Lesson 3: “Shi‘ah” in the Lexicon and the Qur’an

The word “Shi‘ah” in the lexicon is derived from the root-word شيع {shaya‘a} which means escorting {mushayi‘ah}, victory and bravery {shuja‘ah}.1 It is equally applied to the followers and supporters as it is usually applied to the followers and supporters of ‘Ali (‘a).2 As Azhari has said, “Shi‘ah refers to a group that loves the progeny {‘itrah} and descendants of the Prophet (S).”3

Ibn al-Khaldun says:

Be aware that ‘Shi‘ah’ in the lexicon means ‘followers’ and ‘supporters’, and in the parlance of the past and present jurists {fiqh} and scholastic theologians {mutakallimun}, it is applied to the followers of ‘Ali and his descendants.4

But Shahristani limits the definitional scope of the word ‘Shi‘ah’, saying:

‘Shi‘ah’ is referring to those who follow ‘Ali alone and believe in his Imamate {imamah} and caliphate {khilafah} to be based on revelation {nass}, and they say: ‘Imamate shall not bypass him except {that it is done} through injustice {zulm}’.5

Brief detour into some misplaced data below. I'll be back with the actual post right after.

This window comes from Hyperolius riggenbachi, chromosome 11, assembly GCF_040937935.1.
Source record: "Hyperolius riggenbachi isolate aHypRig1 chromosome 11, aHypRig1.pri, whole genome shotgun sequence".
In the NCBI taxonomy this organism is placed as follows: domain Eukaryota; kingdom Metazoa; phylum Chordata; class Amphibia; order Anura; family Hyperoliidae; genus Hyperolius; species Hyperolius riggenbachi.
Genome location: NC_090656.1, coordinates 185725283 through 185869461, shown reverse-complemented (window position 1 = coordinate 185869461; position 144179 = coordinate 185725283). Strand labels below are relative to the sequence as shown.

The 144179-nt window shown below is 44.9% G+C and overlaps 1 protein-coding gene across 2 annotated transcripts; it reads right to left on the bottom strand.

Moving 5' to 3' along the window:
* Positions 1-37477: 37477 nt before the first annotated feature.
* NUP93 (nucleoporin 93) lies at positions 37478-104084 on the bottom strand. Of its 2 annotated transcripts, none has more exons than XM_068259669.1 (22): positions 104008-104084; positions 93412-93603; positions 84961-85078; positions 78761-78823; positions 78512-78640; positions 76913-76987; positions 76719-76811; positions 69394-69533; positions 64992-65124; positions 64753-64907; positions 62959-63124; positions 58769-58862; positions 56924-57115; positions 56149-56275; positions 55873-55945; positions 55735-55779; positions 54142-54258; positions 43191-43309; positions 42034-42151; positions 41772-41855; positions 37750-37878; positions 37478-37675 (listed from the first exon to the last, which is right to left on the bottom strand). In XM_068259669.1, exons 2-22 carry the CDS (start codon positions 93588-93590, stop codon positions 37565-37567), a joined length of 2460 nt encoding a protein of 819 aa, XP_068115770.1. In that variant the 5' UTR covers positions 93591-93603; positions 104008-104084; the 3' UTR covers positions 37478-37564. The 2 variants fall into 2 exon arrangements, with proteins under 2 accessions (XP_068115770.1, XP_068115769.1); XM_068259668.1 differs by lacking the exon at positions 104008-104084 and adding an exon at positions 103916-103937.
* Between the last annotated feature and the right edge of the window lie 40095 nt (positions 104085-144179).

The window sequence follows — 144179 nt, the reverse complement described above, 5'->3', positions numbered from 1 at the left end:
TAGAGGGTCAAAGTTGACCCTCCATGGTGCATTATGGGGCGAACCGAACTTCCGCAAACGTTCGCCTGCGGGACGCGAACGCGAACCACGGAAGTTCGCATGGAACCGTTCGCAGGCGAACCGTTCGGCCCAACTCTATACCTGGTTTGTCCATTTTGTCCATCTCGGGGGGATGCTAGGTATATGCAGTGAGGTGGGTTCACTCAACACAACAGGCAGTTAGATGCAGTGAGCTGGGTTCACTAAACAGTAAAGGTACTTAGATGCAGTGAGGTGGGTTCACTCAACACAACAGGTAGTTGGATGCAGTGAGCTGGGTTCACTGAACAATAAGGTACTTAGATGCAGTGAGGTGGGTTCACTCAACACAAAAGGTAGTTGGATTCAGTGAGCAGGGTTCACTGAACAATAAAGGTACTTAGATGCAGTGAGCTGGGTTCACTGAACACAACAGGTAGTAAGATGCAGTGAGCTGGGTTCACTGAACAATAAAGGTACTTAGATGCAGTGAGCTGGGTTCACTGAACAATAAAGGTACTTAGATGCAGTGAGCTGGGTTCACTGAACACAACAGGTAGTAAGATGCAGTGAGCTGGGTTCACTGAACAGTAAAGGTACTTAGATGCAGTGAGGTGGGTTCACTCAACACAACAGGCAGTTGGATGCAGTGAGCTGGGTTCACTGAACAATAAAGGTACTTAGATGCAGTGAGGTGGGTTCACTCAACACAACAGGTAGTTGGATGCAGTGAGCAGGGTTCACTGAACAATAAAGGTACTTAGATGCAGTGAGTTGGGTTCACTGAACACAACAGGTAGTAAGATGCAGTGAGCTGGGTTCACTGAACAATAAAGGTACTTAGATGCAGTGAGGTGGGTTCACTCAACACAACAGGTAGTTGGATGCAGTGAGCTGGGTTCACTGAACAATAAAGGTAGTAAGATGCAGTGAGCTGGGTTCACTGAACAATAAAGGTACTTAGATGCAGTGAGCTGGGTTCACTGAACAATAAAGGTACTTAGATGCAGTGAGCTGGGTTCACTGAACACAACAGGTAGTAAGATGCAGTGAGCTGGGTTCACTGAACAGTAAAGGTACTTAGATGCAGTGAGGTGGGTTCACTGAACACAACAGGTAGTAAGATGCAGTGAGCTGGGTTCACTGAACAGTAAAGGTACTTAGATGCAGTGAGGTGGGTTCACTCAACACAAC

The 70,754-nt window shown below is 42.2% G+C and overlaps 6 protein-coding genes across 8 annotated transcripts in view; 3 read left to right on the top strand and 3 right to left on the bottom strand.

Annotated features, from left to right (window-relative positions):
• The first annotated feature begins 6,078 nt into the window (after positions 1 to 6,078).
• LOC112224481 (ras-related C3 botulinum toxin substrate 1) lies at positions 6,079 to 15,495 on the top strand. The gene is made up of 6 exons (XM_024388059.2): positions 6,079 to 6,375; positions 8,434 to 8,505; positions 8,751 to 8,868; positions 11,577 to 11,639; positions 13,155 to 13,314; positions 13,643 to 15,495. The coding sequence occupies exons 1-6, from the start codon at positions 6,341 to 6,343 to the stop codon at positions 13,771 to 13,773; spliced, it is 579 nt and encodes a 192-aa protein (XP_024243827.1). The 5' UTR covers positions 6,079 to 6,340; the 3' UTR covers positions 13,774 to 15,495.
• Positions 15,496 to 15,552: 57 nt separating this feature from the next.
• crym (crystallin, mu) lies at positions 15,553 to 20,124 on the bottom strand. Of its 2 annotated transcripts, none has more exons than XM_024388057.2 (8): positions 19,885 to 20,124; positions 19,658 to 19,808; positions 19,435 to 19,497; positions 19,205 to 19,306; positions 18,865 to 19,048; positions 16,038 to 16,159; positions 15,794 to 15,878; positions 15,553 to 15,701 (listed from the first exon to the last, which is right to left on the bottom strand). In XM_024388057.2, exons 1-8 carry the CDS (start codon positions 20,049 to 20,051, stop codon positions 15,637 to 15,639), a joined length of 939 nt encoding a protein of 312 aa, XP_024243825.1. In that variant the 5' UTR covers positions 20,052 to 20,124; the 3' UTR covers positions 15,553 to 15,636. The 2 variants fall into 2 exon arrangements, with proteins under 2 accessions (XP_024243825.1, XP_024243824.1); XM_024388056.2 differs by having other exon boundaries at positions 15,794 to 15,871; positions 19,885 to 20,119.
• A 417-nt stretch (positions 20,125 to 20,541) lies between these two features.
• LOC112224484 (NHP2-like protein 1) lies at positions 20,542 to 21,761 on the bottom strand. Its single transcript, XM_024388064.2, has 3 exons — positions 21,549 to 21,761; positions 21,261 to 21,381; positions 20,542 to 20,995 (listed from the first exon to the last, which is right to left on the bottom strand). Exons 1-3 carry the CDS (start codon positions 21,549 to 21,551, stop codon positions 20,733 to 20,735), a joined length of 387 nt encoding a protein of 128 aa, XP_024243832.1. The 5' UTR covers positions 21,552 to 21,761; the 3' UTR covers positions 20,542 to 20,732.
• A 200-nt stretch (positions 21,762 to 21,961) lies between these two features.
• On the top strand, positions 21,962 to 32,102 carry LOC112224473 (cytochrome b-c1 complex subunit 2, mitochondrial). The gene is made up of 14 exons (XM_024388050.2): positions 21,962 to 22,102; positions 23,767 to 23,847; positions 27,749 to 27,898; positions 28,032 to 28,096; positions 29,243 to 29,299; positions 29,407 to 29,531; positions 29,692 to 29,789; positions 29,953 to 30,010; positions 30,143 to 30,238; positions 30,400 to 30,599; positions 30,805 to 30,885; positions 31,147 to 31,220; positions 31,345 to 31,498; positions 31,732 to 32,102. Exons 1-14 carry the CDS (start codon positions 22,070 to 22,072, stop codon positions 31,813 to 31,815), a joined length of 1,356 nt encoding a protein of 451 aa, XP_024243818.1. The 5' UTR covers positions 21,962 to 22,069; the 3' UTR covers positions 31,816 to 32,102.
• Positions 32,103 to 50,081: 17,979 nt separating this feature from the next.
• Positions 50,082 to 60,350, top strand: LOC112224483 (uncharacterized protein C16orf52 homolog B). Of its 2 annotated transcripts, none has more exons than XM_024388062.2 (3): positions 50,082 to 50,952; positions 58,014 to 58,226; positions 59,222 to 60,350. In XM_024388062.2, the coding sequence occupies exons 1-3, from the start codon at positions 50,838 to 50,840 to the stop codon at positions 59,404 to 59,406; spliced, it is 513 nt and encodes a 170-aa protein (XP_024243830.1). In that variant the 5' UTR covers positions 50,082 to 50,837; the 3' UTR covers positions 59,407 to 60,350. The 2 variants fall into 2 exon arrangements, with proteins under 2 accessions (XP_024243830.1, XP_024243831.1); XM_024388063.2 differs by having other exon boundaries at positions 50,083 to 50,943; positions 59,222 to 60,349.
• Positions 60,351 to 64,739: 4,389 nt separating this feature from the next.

There are also many cases in the Qur’an in which “Shi‘ah” connotes “followers” and “supporters” such as:

﴿ وَإِنَّ مِنْ شِيعَتِهِ لإبْرَاهِيمَ ﴾

Indeed Abraham was among his followers {shi‘ah}6

and the verse,

﴿ فَاسْتَغَاثَهُ الَّذِي مِنْ شِيعَتِهِ عَلَى الَّذِي مِنْ عَدُوِّهِ ﴾

“The one who was from his (Moses’) followers {shi‘ah} sought his help against him who was from his enemies.”7

The word “Shi‘ah” has also been mentioned in the Prophetic traditions to mean “followers and friends of ‘Ali (‘a)”.8